Ex­pe­ri­ences>Shop­ping for In­di­ans

In­di­ans are known for be­ing shopa­holics and for the rev­enue they add to the source des­ti­na­tion. An in­creas­ing num­ber of trav­ellers are now choos­ing sight­see­ing over shop­ping and are im­mers­ing in lo­cal cul­ture and at­trac­tions.

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Dis­cov­er­ing new places has be­come a key driver for travel amongst In­di­ans lead­ing to sight­see­ing as a ma­jor ac­tiv­ity which mostly in­cludes high points of nat­u­ral beauty, an­i­mal sa­faris, tourist icons, and wildlife, says Guldeep Singh Sahni, Pres­i­dent, OTOAI. He says that while a few years back, shop­ping used to be an im­por­tant as­pect of an In­dian out­bound trav­eller’s itin­er­ary, now with al­most all in­ter­na­tional brands open­ing shop in In­dia, the charm of shop­ping abroad has dimmed. “The trav­eller to­day is seek­ing sight­see­ing and ad­ven­ture sports which are fas­ci­nat­ing abroad. The ad­ven­ture ac­tiv­i­ties abroad are draw­ing large num­ber of In­di­ans be­cause of a per­cep­tion that maybe they are safer and more dif­fi­cult than those avail­able in In­dia,” he says.

Ac­cord­ing to the re­port ‘Out­bound Tourism from In­dia 2015,’ the top­most com­mon leisure ac­tiv­i­ties of In­dian trav­ellers abroad are shop­ping and sight­see­ing. Ap­prox­i­mately two in five In­dian trav­ellers made travel plans pri­mar­ily for shop­ping, al­lo­cat­ing a sig­nif­i­cant pro­por­tion of their to­tal ex­pen­di­ture to shop­ping when trav­el­ling abroad. A sur­vey con­ducted by VisitBri­tain in 2013 amongst In­dian trav­ellers to Bri­tain es­ti­mated that 42 per cent of trav­ellers had planned the travel pri­mar­ily for shop­ping. How­ever, what they shop dif­fers by in­di­vid­ual des­ti­na­tions.

Riaz Mun­shi, Man­ag­ing Di­rec­tor, N. Chi­rag Trav­els, points out that In­di­ans have in the past and still do, travel to var­i­ous des­ti­na­tions across the world to en­joy shop­ping as a ma­jor ac­tiv­ity. When compared to sight­see­ing as an ac­tiv­ity, the per­cent­age of trav­ellers who pre­fer to visit at­trac­tions is less. “Des­ti­na­tions like Italy and the UK, es­pe­cially Lon­don have wit­nessed a large share of In­dian trav­ellers flock­ing the mar­kets for shop­ping ex­pe­di­tions. East­ern Europe is now catch­ing the eye of the In­dian trav­ellers and soon these will also be­come hubs for Christ­mas mar­ket shop­ping,” he says. Dubai, Milan, the US, Canada, the Far East, Sin­ga­pore have been some of the most pop­u­lar shop­ping

des­ti­na­tions amongst In­di­ans. Though be­ing spend­thrift, an In­dian shop­per is both value and sta­tus con­scious even when shop­ping abroad. How­ever, with the chang­ing times, the in­dus­try claims that the charm of shop­ping tourism is wearing off. Ra­jan Se­h­gal, Chair­man-North­ern Re­gion, TAAI, says, “If I go back 10 years to iden­tify tourism trends amongst In­dian trav­ellers, then shop­ping was an in­te­gral part of the travel itin­er­ary. It was a sta­tus sym­bol for many to re­turn from for­eign des­ti­na­tions with a num­ber of bags full of ex­ploits. How­ever, to­day this is not the case nor is shop­ping a cri­te­ria in de­ci­sion mak­ing process amongst In­dian trav­ellers. When they de­cide a des­ti­na­tion, it is usu­ally and purely for ex­pe­ri­ence.”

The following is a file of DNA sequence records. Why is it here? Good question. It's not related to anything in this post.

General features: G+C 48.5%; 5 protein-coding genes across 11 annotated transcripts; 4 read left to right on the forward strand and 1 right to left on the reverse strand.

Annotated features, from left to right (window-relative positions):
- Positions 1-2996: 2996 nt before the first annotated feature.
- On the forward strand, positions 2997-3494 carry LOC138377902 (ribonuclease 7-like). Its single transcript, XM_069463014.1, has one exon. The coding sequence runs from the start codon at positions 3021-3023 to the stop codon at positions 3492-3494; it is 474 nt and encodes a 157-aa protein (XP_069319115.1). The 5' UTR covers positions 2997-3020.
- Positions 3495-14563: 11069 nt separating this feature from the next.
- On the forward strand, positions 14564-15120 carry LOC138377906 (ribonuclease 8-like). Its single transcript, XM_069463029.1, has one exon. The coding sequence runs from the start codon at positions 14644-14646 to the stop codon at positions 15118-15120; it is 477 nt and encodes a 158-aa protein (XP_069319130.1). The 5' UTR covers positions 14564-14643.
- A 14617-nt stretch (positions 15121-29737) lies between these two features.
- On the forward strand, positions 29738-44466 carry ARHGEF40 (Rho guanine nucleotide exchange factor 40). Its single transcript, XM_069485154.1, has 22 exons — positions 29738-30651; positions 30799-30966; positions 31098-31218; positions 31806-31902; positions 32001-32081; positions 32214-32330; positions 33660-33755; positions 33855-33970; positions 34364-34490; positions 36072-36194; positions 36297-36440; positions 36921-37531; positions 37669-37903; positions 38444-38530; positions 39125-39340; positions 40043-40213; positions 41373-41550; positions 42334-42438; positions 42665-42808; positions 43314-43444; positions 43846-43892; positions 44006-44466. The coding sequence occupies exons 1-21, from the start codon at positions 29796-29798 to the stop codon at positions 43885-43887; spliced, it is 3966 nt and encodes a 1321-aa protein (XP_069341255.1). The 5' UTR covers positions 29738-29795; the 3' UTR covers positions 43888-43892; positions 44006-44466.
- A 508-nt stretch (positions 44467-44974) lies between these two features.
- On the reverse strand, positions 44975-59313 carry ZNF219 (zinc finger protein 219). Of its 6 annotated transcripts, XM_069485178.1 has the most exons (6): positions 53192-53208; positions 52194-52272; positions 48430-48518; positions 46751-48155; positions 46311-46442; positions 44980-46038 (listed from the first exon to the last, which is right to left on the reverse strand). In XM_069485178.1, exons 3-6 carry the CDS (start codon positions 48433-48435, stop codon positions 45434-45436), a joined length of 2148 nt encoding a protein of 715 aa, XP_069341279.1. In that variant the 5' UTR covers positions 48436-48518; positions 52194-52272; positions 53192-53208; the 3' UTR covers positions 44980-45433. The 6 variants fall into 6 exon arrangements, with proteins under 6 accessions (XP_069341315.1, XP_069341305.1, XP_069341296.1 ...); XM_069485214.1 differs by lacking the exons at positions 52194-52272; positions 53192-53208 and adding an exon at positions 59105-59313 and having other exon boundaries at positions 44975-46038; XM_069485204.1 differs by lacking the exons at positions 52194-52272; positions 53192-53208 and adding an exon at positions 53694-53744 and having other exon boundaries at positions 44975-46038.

C.P. Sharma, Man­ag­ing Di­rec­tor, Nep­tune Travco, says as the de­mo­graphic of the In­dian trav­eller is chang­ing, so is the choice be­tween shop­ping and sight­see­ing. “Grad­u­ally as young In­dian trav­ellers are trav­el­ling to far­away des­ti­na­tions, they are more drawn to the cul­ture, her­itage, at­trac­tions, and even ad­ven­ture ac­tiv­i­ties. Shop­ping is over­ruled by a large mar­gin. The plan­ning stage of an itin­er­ary in­cludes 80 per cent of ac­tiv­i­ties that can pro­vide the lo­cal flavour and ex­pe­ri­ence while 20 per cent of the trip is ei­ther re­served for shop­ping or some­times even skipped.” Shra­van Bhalla, CEO, High Flyer, adds to the change in travel pat­terns and ex­plains that whether In­dian trav­ellers pre­fer shop­ping or sight­see­ing de­pends on the type of trip they take; when on a family trip, or cou­ples, then shop­ping is a must do which could change for a solo trav­eller. “How­ever, by and large sight­see­ing and shop­ping are si­mul­ta­ne­ous ac­tiv­i­ties,” he says.

Sudesh Be­hal, Di­rec­tor, Indo Asia Tours, takes this a step fur­ther and ex­plains that once tourists ma­ture and be­come trav­ellers in the true sense, shop­ping doesn’t re­main pri­or­ity. “In­dian trav­ellers have moved on to ex­plore ex­pe­ri­ences, want to in­ter­act with lo­cal cul­ture and life­style. Food is also an area where In­dian trav­ellers are ex­per­i­ment­ing in.”

Riaz Mun­shi Man­ag­ing Di­rec­tor, N. Chi­rag Trav­els, In­dia Travel Award win­ner

Ra­jan Se­h­gal Chair­man-North­ern Re­gion TAAI

Guldeep Singh Sahni DDP Trail­blazer 2016 & Pres­i­dent, OTOAI

C.P. Sharma Man­ag­ing Di­rec­tor Nep­tune Travco

Shra­van Bhalla CEO High Flyer

Sudesh Be­hal Di­rec­tor Indo Asia Tours

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